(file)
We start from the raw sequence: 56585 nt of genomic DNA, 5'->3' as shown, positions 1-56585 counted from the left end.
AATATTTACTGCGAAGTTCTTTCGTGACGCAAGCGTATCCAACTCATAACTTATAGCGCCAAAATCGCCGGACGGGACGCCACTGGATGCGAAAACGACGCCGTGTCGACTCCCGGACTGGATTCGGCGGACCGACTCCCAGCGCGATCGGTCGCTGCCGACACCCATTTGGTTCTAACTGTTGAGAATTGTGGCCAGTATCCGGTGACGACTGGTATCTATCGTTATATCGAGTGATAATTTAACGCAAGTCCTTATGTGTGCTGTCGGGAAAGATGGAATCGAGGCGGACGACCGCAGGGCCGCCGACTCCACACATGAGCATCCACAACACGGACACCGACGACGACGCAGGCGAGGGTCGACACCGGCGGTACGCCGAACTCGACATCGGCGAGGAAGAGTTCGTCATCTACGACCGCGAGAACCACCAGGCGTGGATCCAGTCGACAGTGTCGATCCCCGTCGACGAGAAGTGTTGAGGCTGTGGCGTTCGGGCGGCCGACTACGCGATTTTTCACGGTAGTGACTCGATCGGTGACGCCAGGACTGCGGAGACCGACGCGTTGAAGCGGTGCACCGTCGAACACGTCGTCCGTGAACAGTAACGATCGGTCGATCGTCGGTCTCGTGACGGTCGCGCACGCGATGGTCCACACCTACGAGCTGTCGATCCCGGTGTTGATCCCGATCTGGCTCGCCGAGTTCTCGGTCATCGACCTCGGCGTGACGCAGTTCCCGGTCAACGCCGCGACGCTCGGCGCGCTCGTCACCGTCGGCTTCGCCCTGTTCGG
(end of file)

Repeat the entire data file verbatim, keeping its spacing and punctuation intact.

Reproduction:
We start from the raw sequence: 56585 nt of genomic DNA, 5'->3' as shown, positions 1-56585 counted from the left end.
AATATTTACTGCGAAGTTCTTTCGTGACGCAAGCGTATCCAACTCATAACTTATAGCGCCAAAATCGCCGGACGGGACGCCACTGGATGCGAAAACGACGCCGTGTCGACTCCCGGACTGGATTCGGCGGACCGACTCCCAGCGCGATCGGTCGCTGCCGACACCCATTTGGTTCTAACTGTTGAGAATTGTGGCCAGTATCCGGTGACGACTGGTATCTATCGTTATATCGAGTGATAATTTAACGCAAGTCCTTATGTGTGCTGTCGGGAAAGATGGAATCGAGGCGGACGACCGCAGGGCCGCCGACTCCACACATGAGCATCCACAACACGGACACCGACGACGACGCAGGCGAGGGTCGACACCGGCGGTACGCCGAACTCGACATCGGCGAGGAAGAGTTCGTCATCTACGACCGCGAGAACCACCAGGCGTGGATCCAGTCGACAGTGTCGATCCCCGTCGACGAGAAGTGTTGAGGCTGTGGCGTTCGGGCGGCCGACTACGCGATTTTTCACGGTAGTGACTCGATCGGTGACGCCAGGACTGCGGAGACCGACGCGTTGAAGCGGTGCACCGTCGAACACGTCGTCCGTGAACAGTAACGATCGGTCGATCGTCGGTCTCGTGACGGTCGCGCACGCGATGGTCCACACCTACGAGCTGTCGATCCCGGTGTTGATCCCGATCTGGCTCGCCGAGTTCTCGGTCATCGACCTCGGCGTGACGCAGTTCCCGGTCAACGCCGCGACGCTCGGCGCGCTCGTCACCGTCGGCTTCGCCCTGTTCGG